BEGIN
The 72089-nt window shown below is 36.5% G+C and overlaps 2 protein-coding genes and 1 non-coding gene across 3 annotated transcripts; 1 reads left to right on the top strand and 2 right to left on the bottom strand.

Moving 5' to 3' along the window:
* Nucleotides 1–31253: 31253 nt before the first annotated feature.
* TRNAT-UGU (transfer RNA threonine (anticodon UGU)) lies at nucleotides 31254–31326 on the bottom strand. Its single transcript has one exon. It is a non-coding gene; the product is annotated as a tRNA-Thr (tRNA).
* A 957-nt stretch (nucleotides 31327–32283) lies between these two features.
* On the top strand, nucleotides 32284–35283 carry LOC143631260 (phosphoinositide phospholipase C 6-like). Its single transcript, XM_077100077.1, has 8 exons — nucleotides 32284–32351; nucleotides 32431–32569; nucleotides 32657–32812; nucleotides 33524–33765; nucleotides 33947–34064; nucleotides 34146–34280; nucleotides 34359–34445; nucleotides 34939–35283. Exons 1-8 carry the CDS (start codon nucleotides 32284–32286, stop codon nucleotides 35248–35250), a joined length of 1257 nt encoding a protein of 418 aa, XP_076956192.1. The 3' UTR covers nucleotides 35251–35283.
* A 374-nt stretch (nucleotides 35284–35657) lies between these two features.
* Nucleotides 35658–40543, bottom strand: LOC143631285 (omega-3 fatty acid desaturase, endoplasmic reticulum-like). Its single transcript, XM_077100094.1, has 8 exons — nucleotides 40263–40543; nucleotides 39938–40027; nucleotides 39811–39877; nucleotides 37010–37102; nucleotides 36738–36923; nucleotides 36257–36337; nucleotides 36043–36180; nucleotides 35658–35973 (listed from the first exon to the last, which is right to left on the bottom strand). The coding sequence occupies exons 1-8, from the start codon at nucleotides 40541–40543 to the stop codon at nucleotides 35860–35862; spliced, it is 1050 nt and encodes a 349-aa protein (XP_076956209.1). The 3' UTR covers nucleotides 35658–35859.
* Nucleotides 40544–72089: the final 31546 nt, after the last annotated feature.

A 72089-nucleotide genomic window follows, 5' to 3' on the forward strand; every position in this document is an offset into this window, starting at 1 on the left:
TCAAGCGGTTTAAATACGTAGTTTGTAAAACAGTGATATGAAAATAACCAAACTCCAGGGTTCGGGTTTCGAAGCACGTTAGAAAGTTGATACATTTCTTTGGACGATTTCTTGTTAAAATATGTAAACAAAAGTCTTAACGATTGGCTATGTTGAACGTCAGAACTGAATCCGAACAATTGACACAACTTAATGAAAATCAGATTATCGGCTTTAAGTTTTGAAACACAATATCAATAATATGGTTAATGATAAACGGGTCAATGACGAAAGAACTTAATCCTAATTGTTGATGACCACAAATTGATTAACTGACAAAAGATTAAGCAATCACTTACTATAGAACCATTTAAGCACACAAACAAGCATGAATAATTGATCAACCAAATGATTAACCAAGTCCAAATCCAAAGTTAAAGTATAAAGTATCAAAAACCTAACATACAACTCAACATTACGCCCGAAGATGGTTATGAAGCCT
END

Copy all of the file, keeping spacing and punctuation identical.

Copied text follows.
The 72089-nt window shown below is 36.5% G+C and overlaps 2 protein-coding genes and 1 non-coding gene across 3 annotated transcripts; 1 reads left to right on the top strand and 2 right to left on the bottom strand.

Moving 5' to 3' along the window:
* Nucleotides 1–31253: 31253 nt before the first annotated feature.
* TRNAT-UGU (transfer RNA threonine (anticodon UGU)) lies at nucleotides 31254–31326 on the bottom strand. Its single transcript has one exon. It is a non-coding gene; the product is annotated as a tRNA-Thr (tRNA).
* A 957-nt stretch (nucleotides 31327–32283) lies between these two features.
* On the top strand, nucleotides 32284–35283 carry LOC143631260 (phosphoinositide phospholipase C 6-like). Its single transcript, XM_077100077.1, has 8 exons — nucleotides 32284–32351; nucleotides 32431–32569; nucleotides 32657–32812; nucleotides 33524–33765; nucleotides 33947–34064; nucleotides 34146–34280; nucleotides 34359–34445; nucleotides 34939–35283. Exons 1-8 carry the CDS (start codon nucleotides 32284–32286, stop codon nucleotides 35248–35250), a joined length of 1257 nt encoding a protein of 418 aa, XP_076956192.1. The 3' UTR covers nucleotides 35251–35283.
* A 374-nt stretch (nucleotides 35284–35657) lies between these two features.
* Nucleotides 35658–40543, bottom strand: LOC143631285 (omega-3 fatty acid desaturase, endoplasmic reticulum-like). Its single transcript, XM_077100094.1, has 8 exons — nucleotides 40263–40543; nucleotides 39938–40027; nucleotides 39811–39877; nucleotides 37010–37102; nucleotides 36738–36923; nucleotides 36257–36337; nucleotides 36043–36180; nucleotides 35658–35973 (listed from the first exon to the last, which is right to left on the bottom strand). The coding sequence occupies exons 1-8, from the start codon at nucleotides 40541–40543 to the stop codon at nucleotides 35860–35862; spliced, it is 1050 nt and encodes a 349-aa protein (XP_076956209.1). The 3' UTR covers nucleotides 35658–35859.
* Nucleotides 40544–72089: the final 31546 nt, after the last annotated feature.

A 72089-nucleotide genomic window follows, 5' to 3' on the forward strand; every position in this document is an offset into this window, starting at 1 on the left:
TCAAGCGGTTTAAATACGTAGTTTGTAAAACAGTGATATGAAAATAACCAAACTCCAGGGTTCGGGTTTCGAAGCACGTTAGAAAGTTGATACATTTCTTTGGACGATTTCTTGTTAAAATATGTAAACAAAAGTCTTAACGATTGGCTATGTTGAACGTCAGAACTGAATCCGAACAATTGACACAACTTAATGAAAATCAGATTATCGGCTTTAAGTTTTGAAACACAATATCAATAATATGGTTAATGATAAACGGGTCAATGACGAAAGAACTTAATCCTAATTGTTGATGACCACAAATTGATTAACTGACAAAAGATTAAGCAATCACTTACTATAGAACCATTTAAGCACACAAACAAGCATGAATAATTGATCAACCAAATGATTAACCAAGTCCAAATCCAAAGTTAAAGTATAAAGTATCAAAAACCTAACATACAACTCAACATTACGCCCGAAGATGGTTATGAAGCCT